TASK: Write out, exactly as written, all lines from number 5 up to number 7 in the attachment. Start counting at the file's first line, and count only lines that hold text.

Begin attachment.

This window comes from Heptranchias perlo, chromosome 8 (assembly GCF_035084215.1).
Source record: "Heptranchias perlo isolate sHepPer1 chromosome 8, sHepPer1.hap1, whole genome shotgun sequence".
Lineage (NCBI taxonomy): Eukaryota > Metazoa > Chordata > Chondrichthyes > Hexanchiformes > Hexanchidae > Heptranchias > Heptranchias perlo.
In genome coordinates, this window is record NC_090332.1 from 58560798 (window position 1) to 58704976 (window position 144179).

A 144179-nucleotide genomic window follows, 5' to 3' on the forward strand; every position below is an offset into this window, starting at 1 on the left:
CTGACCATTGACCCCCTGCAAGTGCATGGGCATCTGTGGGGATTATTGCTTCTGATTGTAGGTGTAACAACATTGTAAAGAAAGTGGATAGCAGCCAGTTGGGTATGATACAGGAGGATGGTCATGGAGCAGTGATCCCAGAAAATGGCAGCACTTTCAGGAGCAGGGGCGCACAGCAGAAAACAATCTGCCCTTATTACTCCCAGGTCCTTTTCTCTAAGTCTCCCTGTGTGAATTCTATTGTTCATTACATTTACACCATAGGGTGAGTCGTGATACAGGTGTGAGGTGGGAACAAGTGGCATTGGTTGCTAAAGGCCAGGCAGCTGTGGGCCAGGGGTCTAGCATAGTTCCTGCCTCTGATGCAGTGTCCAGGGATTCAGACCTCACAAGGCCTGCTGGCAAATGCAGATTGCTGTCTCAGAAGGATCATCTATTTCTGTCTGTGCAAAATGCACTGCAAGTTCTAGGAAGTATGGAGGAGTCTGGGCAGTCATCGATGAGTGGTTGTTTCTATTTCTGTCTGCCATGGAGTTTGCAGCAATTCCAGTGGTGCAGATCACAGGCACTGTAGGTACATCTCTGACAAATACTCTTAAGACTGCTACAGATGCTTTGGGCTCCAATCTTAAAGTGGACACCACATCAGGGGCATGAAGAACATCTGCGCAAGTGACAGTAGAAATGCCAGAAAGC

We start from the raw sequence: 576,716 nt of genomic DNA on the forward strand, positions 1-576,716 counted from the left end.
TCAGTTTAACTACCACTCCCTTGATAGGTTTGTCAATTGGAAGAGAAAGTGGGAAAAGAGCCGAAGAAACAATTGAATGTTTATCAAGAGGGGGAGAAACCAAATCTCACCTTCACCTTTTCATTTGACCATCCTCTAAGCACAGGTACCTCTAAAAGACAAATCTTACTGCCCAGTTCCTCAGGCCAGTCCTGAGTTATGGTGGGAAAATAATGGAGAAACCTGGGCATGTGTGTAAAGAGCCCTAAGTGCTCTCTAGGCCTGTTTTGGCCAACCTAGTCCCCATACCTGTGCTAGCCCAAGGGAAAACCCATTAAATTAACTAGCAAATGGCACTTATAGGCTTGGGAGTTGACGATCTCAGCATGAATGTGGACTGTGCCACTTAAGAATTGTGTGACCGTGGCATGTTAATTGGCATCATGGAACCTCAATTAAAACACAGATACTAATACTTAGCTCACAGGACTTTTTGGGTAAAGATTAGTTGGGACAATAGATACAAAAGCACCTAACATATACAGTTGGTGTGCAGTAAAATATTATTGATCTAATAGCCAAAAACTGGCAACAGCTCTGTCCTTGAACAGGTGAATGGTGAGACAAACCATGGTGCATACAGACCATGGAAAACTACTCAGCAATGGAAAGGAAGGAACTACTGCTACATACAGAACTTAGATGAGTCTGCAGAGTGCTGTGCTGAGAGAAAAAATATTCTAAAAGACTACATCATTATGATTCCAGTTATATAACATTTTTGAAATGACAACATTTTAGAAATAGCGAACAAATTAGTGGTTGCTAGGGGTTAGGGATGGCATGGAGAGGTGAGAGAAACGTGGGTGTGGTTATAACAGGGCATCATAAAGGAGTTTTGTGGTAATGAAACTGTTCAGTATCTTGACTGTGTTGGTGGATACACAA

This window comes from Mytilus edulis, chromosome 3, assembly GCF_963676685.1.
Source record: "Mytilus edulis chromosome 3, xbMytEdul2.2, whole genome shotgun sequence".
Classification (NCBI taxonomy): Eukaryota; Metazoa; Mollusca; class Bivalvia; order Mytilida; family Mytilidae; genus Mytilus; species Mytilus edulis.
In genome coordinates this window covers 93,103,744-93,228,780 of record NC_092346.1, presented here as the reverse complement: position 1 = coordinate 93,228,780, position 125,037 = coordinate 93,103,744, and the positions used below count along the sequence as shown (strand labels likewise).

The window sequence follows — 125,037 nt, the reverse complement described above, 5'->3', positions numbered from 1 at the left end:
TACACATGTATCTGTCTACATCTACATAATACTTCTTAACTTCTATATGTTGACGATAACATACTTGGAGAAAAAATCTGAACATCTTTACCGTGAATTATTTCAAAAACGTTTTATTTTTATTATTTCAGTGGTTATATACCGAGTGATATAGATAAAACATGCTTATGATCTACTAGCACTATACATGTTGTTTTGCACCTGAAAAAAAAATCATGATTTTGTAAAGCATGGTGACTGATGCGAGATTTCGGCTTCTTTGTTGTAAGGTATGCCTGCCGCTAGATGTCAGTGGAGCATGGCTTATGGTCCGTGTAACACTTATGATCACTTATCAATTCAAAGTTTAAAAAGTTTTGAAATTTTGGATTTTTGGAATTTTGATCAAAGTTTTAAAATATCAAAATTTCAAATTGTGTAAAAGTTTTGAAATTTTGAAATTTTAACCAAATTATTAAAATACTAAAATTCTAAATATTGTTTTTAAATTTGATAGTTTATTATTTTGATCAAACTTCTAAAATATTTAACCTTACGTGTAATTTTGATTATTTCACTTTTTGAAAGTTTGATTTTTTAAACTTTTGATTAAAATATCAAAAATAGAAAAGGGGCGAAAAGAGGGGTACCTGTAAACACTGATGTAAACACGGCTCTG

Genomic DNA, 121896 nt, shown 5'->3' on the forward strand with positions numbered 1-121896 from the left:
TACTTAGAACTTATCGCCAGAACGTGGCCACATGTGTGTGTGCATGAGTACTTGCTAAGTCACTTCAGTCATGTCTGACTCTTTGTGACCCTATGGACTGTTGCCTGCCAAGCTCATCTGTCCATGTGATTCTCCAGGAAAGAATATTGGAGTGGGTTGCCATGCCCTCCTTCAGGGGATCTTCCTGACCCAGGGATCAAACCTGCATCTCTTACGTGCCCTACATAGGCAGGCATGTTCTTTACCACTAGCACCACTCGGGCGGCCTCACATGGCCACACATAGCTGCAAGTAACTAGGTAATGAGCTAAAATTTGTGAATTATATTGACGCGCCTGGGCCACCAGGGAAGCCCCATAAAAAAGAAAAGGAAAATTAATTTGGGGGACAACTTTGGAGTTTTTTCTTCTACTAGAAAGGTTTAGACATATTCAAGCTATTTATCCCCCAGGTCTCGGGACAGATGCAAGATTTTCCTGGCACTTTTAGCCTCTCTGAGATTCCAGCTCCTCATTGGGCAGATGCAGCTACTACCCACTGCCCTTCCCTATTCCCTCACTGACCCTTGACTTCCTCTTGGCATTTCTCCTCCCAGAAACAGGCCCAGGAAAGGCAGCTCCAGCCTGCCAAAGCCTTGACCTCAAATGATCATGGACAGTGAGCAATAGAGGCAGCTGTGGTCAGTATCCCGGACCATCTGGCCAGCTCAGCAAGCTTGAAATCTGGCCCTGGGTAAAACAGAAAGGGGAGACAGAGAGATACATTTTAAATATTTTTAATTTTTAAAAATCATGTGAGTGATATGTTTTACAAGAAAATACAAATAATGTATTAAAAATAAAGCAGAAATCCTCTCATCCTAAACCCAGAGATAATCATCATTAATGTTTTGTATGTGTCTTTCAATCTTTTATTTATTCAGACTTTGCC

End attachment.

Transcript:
A 144179-nucleotide genomic window follows, 5' to 3' on the forward strand; every position below is an offset into this window, starting at 1 on the left:
CTGACCATTGACCCCCTGCAAGTGCATGGGCATCTGTGGGGATTATTGCTTCTGATTGTAGGTGTAACAACATTGTAAAGAAAGTGGATAGCAGCCAGTTGGGTATGATACAGGAGGATGGTCATGGAGCAGTGATCCCAGAAAATGGCAGCACTTTCAGGAGCAGGGGCGCACAGCAGAAAACAATCTGCCCTTATTACTCCCAGGTCCTTTTCTCTAAGTCTCCCTGTGTGAATTCTATTGTTCATTACATTTACACCATAGGGTGAGTCGTGATACAGGTGTGAGGTGGGAACAAGTGGCATTGGTTGCTAAAGGCCAGGCAGCTGTGGGCCAGGGGTCTAGCATAGTTCCTGCCTCTGATGCAGTGTCCAGGGATTCAGACCTCACAAGGCCTGCTGGCAAATGCAGATTGCTGTCTCAGAAGGATCATCTATTTCTGTCTGTGCAAAATGCACTGCAAGTTCTAGGAAGTATGGAGGAGTCTGGGCAGTCATCGATGAGTGGTTGTTTCTATTTCTGTCTGCCATGGAGTTTGCAGCAATTCCAGTGGTGCAGATCACAGGCACTGTAGGTACATCTCTGACAAATACTCTTAAGACTGCTACAGATGCTTTGGGCTCCAATCTTAAAGTGGACACCACATCAGGGGCATGAAGAACATCTGCGCAAGTGACAGTAGAAATGCCAGAAAGC

We start from the raw sequence: 576,716 nt of genomic DNA on the forward strand, positions 1-576,716 counted from the left end.